I prefer seeing bands in all-ages venues. I saw my first punk show at a VFW Hall, and soon afterwards I cranked my own amp in the basement of an unlicensed all-ages venue. I sold 7"s, optimistically calling it a distro, at illegal punk houses, and later shilled my zines at all-ages clubs across the country. I'm comfortable in these places because I know the rules, and, for the most part, I know the people that are going to be there and what I can expect from them. For 25 years I've never hesitated to follow a flyer to an inner city punk house or a suburban Elks Lodge to see a band with an amusing name, or with a genre or location attribution that struck my fancy. But now that I'm older than most of the other attendees' parents, I do wonder how I'm received. Am I an undercover cop? A helicopter parent? A creeper?
At my VFW Hall in Beech Grove, Indiana there was a middle-aged couple that used to come out to shows. I have no idea how old. To a seventeen-year-old kid, I only knew "old." Were they 60? Where they 50? 40? I'll never know. But I do remember that I was in awe of the greying twosome that drove a sedan so covered in Bauhaus and Siouxsie and the Banshees and Sex Pistols stickers as to make the back window completely useless. Never once did I wonder why they were there; to me, it was obvious – Zero Boys was the best band in town, and this is where they were playing. That couple is in the back of my mind every time I open the door to a dubious all-ages venue. Lately that venue has been Kansas City's Art Closet Studios.
Sybassion began at 8:30 in the middle of a violent Midwestern thunderstorm. The band is a local three piece that probably skews more towards indie rock or some third generation punk offshoot like post-mathrock than the traditional fare played at the club. Yet, the club promoted the band as "punk" which sent twitters through the trio who then urged their friends to the show with "Come watch us be a punk band this Sunday," and "We ams [sic] genre chameleons." By the looks of the crowd, their friends did not take the irony bait. While the weather likely contributed to the low turnout, it also set the mood for the band's brooding, complex, and occasionally bombastic instrumental rock. As with the case in all the genre's best trios, finger tapped and jagged guitar work (Brodie Belt) is balanced by big mutating bass runs (Ben Chipman) and rapid syncopated drumming (Adam Brumback). But rather than trying to beat Don Cabellero at it's own game, the band occasionally opened up it's sound to incorporate pastoral moments of quiet before roaring back with floor-shaking volume. Despite the small turnout (which numbered at only a dozen including other bands and staff) and the oppressive heat inside the club, Sybassion played a healthy half hour set then packed it in.
Despite honest and concerted efforts, spaces like Art Closet are heavily stratified, and often cliquish. Patrons and promoters push to create an all-inclusive space, building quick and lasting bonds between patrons and house bands. But for those bands that sit just outside of this tight knit circle, that camaraderie can be a wall. I believe Lawrence's Vigil and Thieves hit that wall.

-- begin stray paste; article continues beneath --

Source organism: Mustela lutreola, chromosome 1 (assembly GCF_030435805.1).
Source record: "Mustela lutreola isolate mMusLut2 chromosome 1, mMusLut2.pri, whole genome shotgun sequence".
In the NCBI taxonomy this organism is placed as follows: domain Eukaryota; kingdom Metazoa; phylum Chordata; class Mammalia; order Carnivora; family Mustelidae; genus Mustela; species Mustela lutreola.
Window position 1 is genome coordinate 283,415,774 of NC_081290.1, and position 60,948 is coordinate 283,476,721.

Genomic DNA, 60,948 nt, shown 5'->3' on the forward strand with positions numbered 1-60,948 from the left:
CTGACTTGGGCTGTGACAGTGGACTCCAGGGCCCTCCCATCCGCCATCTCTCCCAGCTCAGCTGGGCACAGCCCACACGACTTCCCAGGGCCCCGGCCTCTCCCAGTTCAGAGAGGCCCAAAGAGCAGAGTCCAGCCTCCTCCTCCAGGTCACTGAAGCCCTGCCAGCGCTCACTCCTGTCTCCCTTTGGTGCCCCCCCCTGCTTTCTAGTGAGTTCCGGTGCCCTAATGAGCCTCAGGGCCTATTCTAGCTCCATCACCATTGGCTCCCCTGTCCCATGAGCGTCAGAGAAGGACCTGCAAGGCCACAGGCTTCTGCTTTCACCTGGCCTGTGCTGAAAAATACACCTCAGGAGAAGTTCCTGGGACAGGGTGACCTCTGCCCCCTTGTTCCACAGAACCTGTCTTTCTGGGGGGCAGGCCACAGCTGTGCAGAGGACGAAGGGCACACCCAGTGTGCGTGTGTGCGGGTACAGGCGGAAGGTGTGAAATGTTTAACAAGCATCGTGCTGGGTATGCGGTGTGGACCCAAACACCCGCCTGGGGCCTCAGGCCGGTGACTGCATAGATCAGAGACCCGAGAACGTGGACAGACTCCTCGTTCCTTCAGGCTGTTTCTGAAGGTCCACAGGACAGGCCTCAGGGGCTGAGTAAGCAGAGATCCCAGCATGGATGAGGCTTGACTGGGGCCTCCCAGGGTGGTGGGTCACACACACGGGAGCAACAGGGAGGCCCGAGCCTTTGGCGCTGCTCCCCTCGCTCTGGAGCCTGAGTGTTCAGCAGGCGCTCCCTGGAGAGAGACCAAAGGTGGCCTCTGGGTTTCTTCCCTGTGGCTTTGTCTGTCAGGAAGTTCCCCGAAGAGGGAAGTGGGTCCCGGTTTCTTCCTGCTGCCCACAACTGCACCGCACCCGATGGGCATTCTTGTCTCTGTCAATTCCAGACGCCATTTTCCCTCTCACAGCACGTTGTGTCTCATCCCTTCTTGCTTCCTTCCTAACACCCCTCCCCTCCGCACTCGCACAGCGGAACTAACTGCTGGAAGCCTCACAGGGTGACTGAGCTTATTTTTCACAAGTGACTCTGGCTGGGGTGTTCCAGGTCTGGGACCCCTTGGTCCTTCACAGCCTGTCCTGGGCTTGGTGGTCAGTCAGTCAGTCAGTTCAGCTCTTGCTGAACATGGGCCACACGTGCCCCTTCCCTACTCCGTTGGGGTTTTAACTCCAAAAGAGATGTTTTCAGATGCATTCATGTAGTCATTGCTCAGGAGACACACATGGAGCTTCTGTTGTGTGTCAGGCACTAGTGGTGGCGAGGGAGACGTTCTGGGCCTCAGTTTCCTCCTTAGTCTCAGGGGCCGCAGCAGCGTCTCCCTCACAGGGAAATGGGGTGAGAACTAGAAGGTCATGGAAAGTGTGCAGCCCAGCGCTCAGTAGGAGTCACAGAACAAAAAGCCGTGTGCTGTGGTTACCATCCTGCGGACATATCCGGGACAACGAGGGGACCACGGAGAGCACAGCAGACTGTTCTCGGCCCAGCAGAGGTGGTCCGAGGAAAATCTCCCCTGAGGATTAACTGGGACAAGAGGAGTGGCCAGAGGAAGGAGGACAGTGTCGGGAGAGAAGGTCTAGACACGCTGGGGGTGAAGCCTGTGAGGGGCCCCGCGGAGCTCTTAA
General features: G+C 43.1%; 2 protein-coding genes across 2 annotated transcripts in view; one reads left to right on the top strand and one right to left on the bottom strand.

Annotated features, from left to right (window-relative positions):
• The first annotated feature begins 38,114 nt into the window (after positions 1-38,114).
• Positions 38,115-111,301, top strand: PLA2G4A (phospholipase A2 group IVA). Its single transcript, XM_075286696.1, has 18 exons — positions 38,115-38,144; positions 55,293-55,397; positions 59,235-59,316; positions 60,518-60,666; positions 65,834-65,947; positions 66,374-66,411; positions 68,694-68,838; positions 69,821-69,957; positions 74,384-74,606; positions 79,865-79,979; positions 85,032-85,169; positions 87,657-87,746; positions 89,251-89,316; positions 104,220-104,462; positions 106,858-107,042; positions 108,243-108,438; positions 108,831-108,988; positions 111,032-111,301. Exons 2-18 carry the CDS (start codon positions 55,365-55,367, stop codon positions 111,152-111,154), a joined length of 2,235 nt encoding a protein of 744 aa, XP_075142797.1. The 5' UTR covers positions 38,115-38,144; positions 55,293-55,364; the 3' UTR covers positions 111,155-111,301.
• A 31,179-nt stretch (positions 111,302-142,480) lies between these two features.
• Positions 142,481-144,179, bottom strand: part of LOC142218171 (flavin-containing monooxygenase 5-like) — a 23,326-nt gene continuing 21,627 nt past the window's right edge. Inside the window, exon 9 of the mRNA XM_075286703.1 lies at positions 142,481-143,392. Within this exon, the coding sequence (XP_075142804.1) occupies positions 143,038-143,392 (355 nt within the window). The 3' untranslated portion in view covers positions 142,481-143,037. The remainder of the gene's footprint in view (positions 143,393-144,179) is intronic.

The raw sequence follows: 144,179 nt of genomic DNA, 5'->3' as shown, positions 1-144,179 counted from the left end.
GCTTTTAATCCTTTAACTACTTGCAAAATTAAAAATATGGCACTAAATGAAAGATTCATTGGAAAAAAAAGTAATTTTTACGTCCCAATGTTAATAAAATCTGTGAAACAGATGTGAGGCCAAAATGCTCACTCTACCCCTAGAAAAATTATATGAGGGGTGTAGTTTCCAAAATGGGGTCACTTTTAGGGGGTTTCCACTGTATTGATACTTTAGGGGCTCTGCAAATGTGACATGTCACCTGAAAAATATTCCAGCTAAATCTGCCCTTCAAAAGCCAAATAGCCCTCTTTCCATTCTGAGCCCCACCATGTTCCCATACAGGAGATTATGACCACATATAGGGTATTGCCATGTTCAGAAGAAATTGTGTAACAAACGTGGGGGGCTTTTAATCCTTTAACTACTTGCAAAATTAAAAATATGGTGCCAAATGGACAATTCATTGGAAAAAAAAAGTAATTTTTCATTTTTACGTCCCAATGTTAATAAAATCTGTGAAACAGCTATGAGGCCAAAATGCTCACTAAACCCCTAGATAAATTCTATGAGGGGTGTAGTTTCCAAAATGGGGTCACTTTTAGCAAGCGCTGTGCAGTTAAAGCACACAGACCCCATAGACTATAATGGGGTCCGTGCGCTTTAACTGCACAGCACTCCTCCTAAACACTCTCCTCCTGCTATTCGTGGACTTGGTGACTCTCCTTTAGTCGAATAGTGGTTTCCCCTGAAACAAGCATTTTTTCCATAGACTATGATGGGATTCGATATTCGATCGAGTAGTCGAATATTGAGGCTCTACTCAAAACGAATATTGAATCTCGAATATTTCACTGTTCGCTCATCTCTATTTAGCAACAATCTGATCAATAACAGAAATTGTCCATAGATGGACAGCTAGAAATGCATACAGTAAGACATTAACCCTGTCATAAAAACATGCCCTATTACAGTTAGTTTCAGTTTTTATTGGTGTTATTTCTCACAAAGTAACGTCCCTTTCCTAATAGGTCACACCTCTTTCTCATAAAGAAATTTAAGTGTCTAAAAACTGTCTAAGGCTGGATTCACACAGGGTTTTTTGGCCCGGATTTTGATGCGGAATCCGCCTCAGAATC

Vigil and Thieves is a new three-piece indie rock band with a sound that embraces every subgenre signifier from pop to queercore. It is led by the clean show choir vocals of Sarah Storm (who also contributes either piano or guitar) and the winding guitar work of Stephanie Castor. Drummer Andrew Flaherty is a role player at best. Storm seems like an amiable sort, but despite her frequent banter, she couldn't make any inroads with an audience that while polite, remained unmoved. Compounding the discomfort, both Flaherty and Castor were silent, leaving Storm to fend for herself. Although Storm's voice is strong, and the songs fine, I was actively disappointed by Castor's guitar work. I enjoyed Castor's work in the high-energy Grenadina, but her efforts in Vigil and Thieves are subdued at best, and stifled at worst. In fact, she seemed sullen throughout the 25-minute set. Maybe after spending the weekend under the hot sun at KC Pride Fest – including a brightly lit set earlier that afternoon – Castor was just too exhausted to push forward. I'll reserve my judgment for another day, but I found myself no more receptive than the rest of the small audience.
Between bands I slipped outside to survey the storm damage. Thankfully the hot day was now replaced by a cool night thanks to the invading front. And although it was still sprinkling, and I was surrounded by smokers (albeit pleasant ones), it was still infinitely more agreeable to be outside than in the Art Closet sweatbox. Clubs operating at this level fear neighbors and sound ordinances above all else. To wit, windows are not only battened, but covered in sound-proofing materials. The result is an extremely uncomfortable, if not dangerously hot club. I've been to a lot of airless venues, but Art Closet is among the worst. If anything will keep me away from the club, it won't be diffidence, it will be the heat.